(Sherwood Pg 442)
Although Sir Winston Churchill denied every saying that but it captures the essence of the "Anglo American special relationship". The term itself was first used by Winston Churchill during his Iron Curtain speed in March 1946 to describe the warm historical, political, diplomatic, and cultural relations between Britain and the United States. However behind this simple term, the relationship between the two countries is considered to be much more complex going through what some may refer to as a rollercoaster ride; from Churchill and Roosevelt to Blair and Bush, from the Cold War alliance to the war on terror, and from the Beatles and Elvis to James Bond and Ronald McDonald. Therefore it is no surprise that the United States and Britain share the world's largest foreign direct investment partnership. American investment in Britain reached $255.4 billion in 2002, while British direct investment in the U.S. added up to a whopping $283.3 billion.
This paper explores how and why the two countries worked so closely together in the early 1940s with emphasis on the two iconic personalities of Churchill and Roosevelt, the ups and downs of their political alliance, the seventies during which the relationship apparently swayed apart. The paper also discusses the relationship between Ronald Reagan and Margaret Thatcher in which they championed a new conservative revolution both at home and abroad, and finally the special relationship in the last fifteen years, especially the relationship between Blair and Bush after the September 11 attack and the Iraq war.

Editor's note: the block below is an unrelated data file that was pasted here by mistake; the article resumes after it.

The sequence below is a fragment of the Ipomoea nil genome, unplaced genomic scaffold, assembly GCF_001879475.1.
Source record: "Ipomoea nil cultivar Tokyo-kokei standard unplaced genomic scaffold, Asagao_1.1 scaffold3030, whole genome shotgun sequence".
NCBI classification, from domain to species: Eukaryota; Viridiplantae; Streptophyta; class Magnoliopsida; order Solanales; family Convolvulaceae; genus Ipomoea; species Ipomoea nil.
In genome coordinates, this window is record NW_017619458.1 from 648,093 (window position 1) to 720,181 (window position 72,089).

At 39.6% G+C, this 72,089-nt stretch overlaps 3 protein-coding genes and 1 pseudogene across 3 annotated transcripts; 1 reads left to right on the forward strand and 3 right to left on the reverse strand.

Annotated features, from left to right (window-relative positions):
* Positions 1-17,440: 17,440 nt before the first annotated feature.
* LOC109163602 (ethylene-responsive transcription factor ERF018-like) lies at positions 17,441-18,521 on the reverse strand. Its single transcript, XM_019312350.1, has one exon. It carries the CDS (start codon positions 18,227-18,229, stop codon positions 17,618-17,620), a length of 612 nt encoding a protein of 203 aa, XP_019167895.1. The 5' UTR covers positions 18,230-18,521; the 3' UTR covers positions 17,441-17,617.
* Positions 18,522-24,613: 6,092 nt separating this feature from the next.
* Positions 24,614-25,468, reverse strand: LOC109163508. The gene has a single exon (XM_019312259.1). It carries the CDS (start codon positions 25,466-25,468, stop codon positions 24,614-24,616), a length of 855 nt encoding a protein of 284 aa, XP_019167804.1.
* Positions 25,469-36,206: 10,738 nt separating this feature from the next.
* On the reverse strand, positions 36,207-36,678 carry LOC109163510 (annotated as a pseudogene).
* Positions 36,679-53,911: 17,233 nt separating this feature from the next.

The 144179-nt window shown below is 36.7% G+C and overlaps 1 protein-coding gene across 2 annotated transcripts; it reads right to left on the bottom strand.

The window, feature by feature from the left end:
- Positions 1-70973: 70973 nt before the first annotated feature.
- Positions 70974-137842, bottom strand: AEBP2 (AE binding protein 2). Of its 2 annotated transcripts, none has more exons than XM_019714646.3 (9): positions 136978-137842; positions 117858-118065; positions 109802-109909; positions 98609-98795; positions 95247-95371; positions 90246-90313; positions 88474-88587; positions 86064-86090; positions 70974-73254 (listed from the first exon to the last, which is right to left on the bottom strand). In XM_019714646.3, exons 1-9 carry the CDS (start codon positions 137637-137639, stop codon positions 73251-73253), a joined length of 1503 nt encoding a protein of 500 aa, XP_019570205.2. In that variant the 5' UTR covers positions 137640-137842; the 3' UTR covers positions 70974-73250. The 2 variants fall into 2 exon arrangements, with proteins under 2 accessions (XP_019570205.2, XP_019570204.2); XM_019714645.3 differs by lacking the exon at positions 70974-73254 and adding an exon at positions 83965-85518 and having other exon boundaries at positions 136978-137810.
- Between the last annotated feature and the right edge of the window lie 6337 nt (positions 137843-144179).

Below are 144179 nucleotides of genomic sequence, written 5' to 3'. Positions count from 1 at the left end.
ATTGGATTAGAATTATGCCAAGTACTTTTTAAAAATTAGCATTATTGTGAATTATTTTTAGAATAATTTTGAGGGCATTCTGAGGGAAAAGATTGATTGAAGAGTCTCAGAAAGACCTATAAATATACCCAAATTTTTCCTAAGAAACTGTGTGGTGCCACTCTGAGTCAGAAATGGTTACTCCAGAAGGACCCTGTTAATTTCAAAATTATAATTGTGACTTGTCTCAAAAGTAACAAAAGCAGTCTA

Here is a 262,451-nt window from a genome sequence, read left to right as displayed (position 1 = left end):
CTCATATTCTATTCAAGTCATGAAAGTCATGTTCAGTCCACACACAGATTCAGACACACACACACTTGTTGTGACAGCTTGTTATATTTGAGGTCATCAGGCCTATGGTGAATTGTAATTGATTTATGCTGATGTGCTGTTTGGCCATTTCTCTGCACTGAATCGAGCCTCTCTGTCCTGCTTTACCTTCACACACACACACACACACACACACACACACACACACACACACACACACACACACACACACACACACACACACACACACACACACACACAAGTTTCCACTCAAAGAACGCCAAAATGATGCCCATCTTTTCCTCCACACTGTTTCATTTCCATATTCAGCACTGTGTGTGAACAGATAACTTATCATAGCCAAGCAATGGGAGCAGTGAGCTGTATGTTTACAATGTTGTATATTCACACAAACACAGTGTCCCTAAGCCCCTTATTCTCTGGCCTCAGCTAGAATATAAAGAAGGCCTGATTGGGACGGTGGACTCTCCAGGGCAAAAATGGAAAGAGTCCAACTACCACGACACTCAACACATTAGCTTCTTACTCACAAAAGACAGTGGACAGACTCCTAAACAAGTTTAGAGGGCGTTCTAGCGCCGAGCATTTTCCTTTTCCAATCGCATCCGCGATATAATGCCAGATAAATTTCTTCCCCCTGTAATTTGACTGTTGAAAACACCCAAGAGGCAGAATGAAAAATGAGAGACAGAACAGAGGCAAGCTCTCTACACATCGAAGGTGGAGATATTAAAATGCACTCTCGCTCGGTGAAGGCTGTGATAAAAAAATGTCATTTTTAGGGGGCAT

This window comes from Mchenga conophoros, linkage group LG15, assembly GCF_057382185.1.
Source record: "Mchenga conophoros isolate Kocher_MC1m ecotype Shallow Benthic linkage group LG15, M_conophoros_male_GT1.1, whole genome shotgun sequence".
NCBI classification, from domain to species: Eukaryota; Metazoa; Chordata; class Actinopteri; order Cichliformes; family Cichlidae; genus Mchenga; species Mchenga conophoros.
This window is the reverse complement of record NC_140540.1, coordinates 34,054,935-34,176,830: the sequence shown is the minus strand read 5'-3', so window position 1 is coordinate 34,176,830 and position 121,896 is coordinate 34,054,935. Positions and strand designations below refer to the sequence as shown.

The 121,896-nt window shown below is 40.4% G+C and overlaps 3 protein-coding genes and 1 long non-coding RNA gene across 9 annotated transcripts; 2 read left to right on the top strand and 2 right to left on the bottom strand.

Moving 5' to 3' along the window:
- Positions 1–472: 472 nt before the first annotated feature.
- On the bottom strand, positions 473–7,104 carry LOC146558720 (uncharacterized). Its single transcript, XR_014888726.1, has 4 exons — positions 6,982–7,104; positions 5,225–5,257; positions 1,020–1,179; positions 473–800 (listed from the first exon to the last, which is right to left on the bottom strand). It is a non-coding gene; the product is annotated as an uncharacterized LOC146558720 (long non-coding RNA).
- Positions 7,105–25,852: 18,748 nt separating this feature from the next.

Since Churchill coined the term "special relationship" it has been used as shorthand for the complex network of links between the United States and Britain. This relationship can be split into three levels which include personal ties between leaders, elite cooperation and mass sentiment. The first one of these is the most common which according to most historians paralleled the personal one that existed between Roosevelt and Churchill. Similarly it was the closeness between Reagan and Thatcher that helped maintain the special relationship between the US and Britain. Even Bush and Blair are said to have close personal ties.
The importance of the relationship for the two countries and for international relations is visible when one glances at the world economic order, European security, cold war diplomacy and global containment that this special relationship helped contribute to from the Second World War till the early sixties. Throughout the sixties this special relationship ranged across trade, migration, investment, communication flows, and military linkage just to name a few. Although the relationship was not without its frictions but it was nevertheless important not just to both governments but to the shaping of the post war world.
A decade later William Wallace in a study of British foreign policy gave examples of the relationship as "wartime joint American/British boards, informal meetings between political leaders of the two countries, close consultation by diplomatic personnel, military and intelligence service cooperation and other instances of intergovernmental cooperation" (Wallace 1975)